The HIV screening | Háttér Society

The HIV screening


HIV infection is no longer a death sentence. Infection detected early can be treated with medication and you can live a full life with it. Treatment reduces the virus to a level where you cannot even sexually infect others.

HIV infection can only be detected using screening tests developed for this purpose. It is impossible to tell for sure whether someone is infected with HIV or not just by looking at them or by looking at their symptoms.

There are many different types of HIV screening tests available, they all work on different principles, so it is important to be aware of the differences between them.

There are HIV screening tests that detect the presence of the virus in the blood, but these are rarely used for screening purposes and their role is mainly to check and confirm cases that have been screened by rapid tests.

The HIV screening tests used in rapid screening tests do not directly test for the virus but for the presence of so-called antibodies in the blood. It is important to know that it takes time for the human body to produce these antibodies, so there must be a time lag between infection and its detection by rapid tests. This time is called the window period.

The screening process for rapid tests

In the most commonly used rapid tests, blood is drawn from the fingertip using a near-painless, tiny pricking instrument. The result is obtained in 20 minutes, usually waiting at the screening site. The rapid tests used nowadays give a definitive result after 28 days (a window period of about a month).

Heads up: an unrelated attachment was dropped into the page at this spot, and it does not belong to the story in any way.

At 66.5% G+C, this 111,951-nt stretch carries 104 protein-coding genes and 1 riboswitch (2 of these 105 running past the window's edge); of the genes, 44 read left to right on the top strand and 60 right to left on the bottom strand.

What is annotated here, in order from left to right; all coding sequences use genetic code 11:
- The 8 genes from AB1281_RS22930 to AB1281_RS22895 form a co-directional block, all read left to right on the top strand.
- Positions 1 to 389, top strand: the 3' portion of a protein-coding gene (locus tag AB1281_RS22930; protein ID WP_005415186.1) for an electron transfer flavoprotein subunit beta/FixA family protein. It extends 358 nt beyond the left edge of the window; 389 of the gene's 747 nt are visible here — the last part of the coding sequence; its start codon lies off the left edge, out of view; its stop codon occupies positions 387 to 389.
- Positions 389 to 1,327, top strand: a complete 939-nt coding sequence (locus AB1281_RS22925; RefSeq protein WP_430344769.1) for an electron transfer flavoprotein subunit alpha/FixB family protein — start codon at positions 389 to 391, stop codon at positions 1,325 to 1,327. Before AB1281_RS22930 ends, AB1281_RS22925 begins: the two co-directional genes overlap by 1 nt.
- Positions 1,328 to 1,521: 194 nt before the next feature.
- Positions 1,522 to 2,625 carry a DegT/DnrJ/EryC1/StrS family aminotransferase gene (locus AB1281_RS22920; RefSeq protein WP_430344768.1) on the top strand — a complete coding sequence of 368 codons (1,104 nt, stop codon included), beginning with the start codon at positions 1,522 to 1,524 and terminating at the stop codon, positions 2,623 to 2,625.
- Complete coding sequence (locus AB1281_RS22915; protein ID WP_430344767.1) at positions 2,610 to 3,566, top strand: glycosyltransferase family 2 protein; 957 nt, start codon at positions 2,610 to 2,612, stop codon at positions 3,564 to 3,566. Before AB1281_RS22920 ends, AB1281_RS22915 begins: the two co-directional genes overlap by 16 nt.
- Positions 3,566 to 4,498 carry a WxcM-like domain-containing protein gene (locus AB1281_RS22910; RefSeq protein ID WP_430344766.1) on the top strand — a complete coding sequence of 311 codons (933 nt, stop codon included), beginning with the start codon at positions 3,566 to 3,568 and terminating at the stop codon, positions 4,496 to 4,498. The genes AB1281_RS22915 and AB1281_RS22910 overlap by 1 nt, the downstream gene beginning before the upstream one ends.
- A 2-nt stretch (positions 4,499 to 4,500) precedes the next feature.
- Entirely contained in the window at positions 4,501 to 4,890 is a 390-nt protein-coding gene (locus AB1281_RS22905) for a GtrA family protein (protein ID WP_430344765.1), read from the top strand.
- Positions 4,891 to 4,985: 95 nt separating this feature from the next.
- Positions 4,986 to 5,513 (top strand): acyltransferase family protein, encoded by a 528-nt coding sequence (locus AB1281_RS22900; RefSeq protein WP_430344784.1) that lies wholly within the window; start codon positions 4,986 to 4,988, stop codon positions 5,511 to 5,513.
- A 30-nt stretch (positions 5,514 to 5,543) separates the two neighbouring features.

For a saliva test, a small disposable test stick is drawn across the gums of your upper or lower, or both, teeth. This delivers the sample to the rapid testing device, which usually gives a result after 20 minutes, which you can also wait for at the screening site. The window period for saliva tests is longer than for fingerstick tests, with a definite result after about six weeks. It is important not to eat or drink for half an hour before the screening test.

Although rapid tests are extremely sensitive, it is extremely rare that a false positive result is obtained due to some other process in the body. Therefore, a positive result from a rapid HIV test is not an immediate confirmation of HIV infection, but should be interpreted as a reasonable suspicion. Further tests by a specialist and a sample of venous blood are needed to establish the diagnosis of HIV. This is called verification, which either confirms or refutes the HIV infection detected by the rapid test.

Screening sites

There are screening centers that offer anonymous screening, i.e. they do not require the person coming for screening to identify themselves, the result is given on the basis of a token. Such places also do not require a social security card, so uninsured or foreigners can also be screened.

Other screening centers will only provide HIV testing after identification and against a social security card. In some cases (e.g. visa application, employment), proof of HIV status is required, but this cannot be done anonymously, as the proof must include your name. Some screening centers charge a fee for certain services (e.g. faster reporting of results, issuing of certificates, certain types of tests). You can find out about the services provided and the fees charged on our page listing the screening centers.

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